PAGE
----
So, I encourage you to see preaching on the life of faith/discipleship of Christ as fundamentally an opportunity to point people to the character of the God we are called to follow. This is the God most fully revealed in Jesus Christ who is pleased to bestow the kingdom as a gift (Luke 12:32).
Focusing on God does not mean that preaching should ignore that God’s graciousness elicits an appropriate human response, as seen in this week’s texts. Indeed, much harm can come from preaching faith or radical discipleship of Christ as apathy to the realities of this world that do not reflect God’s reign, such as climate change contributing to dangerously high temperatures and famines that are exacerbated by the war against Ukraine. Jesus himself is clear that preparation for the promised land involves selling one’s possessions to give to those in need (Luke 12:32-40). Faith in God yields good fruit. But people cannot trust and sacrificially serve someone they do not know.
It is my hope that your preaching will draw people into a fresh encounter with our loving, gracious God and remind them that the life of faith is not just for the perceived biblical A-listers. Along with Noah, Abraham, and Moses, Hebrews 11 includes less-celebrated exemplars of faith such as Rahab (Hebrews 11:31) and the women who “received their dead by resurrection” (verse 35; see also 1 Kings 17:17-24; 2 Kings 4:18-37).
Although faith does not provide an escape from this life, it does mean holding loosely to everything in this world so that one’s trust is ultimately in God. I have met some of the most inspiring contemporary exemplars of faith in immigrant congregations in the United States. As when Abraham lived like a foreigner (Hebrews 11:9), so too do many of these Christians display a deep trust in God and God’s promises because the temporal sense of security provided by citizenship and being accepted by others often alludes them. In your preaching, you might highlight such “ordinary” people of faith who did not necessarily have as dramatic of encounters with God as did the biblical “greats,” but who are no less inspirational.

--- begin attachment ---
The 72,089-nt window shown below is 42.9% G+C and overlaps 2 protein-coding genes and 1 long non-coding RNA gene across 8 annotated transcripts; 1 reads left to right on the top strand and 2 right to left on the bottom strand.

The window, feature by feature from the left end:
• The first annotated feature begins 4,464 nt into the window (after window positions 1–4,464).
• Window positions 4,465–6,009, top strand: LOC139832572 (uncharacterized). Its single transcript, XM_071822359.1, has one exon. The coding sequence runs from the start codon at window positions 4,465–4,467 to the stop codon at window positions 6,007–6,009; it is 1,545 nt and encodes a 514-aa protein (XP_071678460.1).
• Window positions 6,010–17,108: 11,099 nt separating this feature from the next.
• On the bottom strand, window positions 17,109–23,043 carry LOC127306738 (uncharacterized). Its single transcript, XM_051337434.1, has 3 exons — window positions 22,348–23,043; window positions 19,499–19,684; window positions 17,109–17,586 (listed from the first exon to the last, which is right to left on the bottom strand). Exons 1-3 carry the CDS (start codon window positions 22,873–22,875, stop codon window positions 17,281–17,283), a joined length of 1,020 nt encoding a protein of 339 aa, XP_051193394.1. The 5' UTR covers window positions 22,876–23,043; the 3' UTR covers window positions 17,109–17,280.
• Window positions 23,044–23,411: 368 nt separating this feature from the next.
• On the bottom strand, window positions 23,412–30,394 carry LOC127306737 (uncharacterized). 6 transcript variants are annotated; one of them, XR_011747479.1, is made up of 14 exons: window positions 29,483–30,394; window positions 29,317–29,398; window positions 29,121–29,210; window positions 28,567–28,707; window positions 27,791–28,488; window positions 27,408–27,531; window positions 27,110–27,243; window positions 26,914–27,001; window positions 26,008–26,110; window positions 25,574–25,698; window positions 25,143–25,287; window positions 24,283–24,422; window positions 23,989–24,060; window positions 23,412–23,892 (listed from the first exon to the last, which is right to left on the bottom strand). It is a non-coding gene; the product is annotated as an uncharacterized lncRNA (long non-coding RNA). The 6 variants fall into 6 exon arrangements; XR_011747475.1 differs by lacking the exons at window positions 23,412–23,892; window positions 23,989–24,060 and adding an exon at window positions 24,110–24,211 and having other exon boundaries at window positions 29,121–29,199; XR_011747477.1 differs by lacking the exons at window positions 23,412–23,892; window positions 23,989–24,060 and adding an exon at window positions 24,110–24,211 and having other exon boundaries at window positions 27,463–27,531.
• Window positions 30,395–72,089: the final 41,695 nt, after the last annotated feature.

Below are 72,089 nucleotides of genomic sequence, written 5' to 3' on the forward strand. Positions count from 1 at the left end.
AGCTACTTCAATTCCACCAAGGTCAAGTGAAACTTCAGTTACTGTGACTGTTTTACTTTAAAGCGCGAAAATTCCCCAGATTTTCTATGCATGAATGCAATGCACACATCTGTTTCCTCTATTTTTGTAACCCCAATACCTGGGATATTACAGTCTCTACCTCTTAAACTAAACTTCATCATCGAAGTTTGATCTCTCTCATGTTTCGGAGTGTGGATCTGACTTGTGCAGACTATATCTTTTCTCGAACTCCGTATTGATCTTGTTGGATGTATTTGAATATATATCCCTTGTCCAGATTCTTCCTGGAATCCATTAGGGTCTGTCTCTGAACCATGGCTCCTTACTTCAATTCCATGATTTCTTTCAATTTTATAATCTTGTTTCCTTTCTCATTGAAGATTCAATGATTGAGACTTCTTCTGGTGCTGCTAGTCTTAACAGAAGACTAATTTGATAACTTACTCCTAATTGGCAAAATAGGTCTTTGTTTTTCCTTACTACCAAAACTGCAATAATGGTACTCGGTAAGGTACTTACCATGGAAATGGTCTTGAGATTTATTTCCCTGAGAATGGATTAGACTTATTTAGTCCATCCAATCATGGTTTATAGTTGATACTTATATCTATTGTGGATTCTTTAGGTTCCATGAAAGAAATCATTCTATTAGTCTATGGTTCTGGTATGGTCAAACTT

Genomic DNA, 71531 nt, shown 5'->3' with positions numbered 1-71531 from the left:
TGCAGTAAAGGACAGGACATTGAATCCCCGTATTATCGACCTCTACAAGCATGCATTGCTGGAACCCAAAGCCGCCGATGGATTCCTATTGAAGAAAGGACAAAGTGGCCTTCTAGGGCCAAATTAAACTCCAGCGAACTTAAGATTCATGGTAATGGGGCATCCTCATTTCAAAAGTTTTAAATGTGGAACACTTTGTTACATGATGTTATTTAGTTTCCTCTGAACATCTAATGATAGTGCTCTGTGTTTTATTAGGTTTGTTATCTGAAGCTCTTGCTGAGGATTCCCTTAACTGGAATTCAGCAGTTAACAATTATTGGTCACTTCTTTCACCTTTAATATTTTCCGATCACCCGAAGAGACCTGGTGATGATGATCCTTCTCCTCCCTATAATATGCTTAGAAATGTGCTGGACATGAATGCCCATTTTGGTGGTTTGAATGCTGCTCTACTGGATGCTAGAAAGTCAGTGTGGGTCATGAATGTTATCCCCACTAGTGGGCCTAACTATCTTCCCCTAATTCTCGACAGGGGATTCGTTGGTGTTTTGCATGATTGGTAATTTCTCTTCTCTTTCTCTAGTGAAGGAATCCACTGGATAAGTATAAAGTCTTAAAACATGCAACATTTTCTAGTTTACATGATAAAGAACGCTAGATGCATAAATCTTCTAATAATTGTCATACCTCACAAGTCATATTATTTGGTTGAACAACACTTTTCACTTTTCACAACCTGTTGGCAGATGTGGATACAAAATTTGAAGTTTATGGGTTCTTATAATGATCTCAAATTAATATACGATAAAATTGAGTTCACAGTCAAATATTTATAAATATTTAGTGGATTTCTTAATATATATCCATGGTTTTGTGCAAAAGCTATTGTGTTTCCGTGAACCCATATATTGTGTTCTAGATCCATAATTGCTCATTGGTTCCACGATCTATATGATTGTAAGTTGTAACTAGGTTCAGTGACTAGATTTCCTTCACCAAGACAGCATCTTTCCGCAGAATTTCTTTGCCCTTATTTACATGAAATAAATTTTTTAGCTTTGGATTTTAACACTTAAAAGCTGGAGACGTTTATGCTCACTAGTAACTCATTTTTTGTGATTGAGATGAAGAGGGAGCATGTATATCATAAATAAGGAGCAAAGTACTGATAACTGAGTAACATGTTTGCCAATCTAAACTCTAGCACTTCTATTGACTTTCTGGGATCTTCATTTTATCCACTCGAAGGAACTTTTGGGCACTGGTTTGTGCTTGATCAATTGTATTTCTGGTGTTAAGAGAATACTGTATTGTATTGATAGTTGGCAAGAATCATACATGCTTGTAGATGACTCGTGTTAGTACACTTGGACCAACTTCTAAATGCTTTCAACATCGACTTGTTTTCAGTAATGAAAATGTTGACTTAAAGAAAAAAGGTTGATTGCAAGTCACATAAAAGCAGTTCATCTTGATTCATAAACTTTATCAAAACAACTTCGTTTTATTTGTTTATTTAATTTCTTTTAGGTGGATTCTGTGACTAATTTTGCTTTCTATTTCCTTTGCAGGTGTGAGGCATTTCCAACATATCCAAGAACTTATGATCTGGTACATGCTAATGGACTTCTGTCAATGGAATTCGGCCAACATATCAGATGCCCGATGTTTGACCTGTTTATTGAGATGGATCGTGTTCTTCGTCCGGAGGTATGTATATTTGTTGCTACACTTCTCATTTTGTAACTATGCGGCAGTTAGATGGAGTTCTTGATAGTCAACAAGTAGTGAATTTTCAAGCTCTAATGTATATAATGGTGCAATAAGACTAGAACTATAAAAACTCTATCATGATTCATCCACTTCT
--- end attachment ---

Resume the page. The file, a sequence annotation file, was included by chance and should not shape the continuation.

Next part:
Ultimately, faith is not a formula for prosperity or a roadmap to navigate the end times. Rather, it is living in dynamic relationship with the faithful God who guides us one step at a time, in our particular circumstances.
Take comfort in this reality, Working Preacher. To preach is a bold act of faith. You might not see right now exactly where your sermon will go or how people will respond, but know that God is guiding you. Trust that the God who created the world by God’s word will also work to evoke faith through your words, as imperfect as they may be. As Jesus exhorts us to anticipate his return at an unknown time (Luke 12:39-40), expect God to show up in surprising ways through your preaching. Because God is faithful.